The idea behind Mamet’s game structure fails to resonate to an European football fan in the sense that a match is nothing more than a stepping stone to another match (only occasionally do matches gain individual resonance beyond the season, as when rival teams from the same city meet); repetition, as Critchley so clearly states, is a key factor in our relationship with football, and we embrace it as so. The dramatic construction is there nevertheless, as it is transferred from individual matches to the season — usually one of tragedy, for only one team emerges as the winner each year and not all of us support Barcelona or some team sponsored by sheiks; eventually, the narrative structure is transferred to a club’s history, and tragedy gives place to more heroic deeds: a club’s history is made of defeats, naturally, but mostly enriched by the occasional victory, by that cup won so many years ago, or by that season when the perfect team played brilliantly. Claiming that one’s sole expectation consists of a perfect game is extremely restrictive, no matter how much human beings require an idea of dramatic structure to account for their behavior: in this sense, the analogy between football and drama is wanting, for one can make the same claim about our relationship to anything else and not only with football.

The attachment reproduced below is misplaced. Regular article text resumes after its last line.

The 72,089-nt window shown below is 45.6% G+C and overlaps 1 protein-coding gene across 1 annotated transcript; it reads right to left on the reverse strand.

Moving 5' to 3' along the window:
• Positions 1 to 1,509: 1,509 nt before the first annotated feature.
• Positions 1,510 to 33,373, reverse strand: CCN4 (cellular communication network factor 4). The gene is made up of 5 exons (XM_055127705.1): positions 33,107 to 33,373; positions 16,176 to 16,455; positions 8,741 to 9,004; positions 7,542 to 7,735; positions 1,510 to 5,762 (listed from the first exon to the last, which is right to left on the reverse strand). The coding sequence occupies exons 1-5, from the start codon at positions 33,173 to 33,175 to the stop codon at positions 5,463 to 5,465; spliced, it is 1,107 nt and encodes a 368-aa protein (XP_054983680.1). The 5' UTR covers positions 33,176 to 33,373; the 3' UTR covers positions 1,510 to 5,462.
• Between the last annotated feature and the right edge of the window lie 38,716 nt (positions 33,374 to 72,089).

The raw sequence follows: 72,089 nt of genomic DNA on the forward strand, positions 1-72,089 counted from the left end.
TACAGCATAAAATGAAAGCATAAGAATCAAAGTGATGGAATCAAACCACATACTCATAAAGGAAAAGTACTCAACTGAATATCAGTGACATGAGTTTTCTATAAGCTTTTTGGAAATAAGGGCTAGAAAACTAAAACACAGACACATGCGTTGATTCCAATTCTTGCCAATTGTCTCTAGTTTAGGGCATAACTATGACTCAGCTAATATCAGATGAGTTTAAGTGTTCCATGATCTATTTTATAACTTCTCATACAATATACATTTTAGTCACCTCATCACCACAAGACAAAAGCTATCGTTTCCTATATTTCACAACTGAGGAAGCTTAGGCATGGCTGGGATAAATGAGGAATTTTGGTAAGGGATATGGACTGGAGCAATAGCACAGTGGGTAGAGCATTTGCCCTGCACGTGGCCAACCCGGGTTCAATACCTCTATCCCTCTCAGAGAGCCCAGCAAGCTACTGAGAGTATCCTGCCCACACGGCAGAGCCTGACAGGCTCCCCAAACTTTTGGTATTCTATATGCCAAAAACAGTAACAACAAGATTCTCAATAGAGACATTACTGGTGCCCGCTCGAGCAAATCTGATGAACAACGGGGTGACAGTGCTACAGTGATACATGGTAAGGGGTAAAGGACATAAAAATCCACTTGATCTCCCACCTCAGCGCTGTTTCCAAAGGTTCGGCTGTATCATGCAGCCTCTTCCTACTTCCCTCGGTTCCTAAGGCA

Nonetheless, Critchley seems to push the analogy further on by closing in on the more technical aspects. The idea of repetition is a crucial point when thinking about football, and a clear definition of what we mean by repetition must be held in order to account for our interest in the game (or in any other game, for that matter), for there is no justifiable reason to watch something which is always repeating itself (the different ways in which we react to games must also be accounted for as repetition, although by its own standards it is always different). Certainly it is true that matches are mostly repetitions of previous matches, no matter how entertaining or boring they might be; but they are not repetitions in the same sense a play is performed for several months at some theater. For if every performance of a play is different, and accidents do happen that misshape the play, the outcome and events are fairly predictable from the rehearsals (when not from the written play); this is not true of football, no matter how much interactions between the players are rehearsed: for all its repetitious ways, one can never anticipate what the outcome of a match might be (even when the team with better odds wins, it is never certain how that will happen).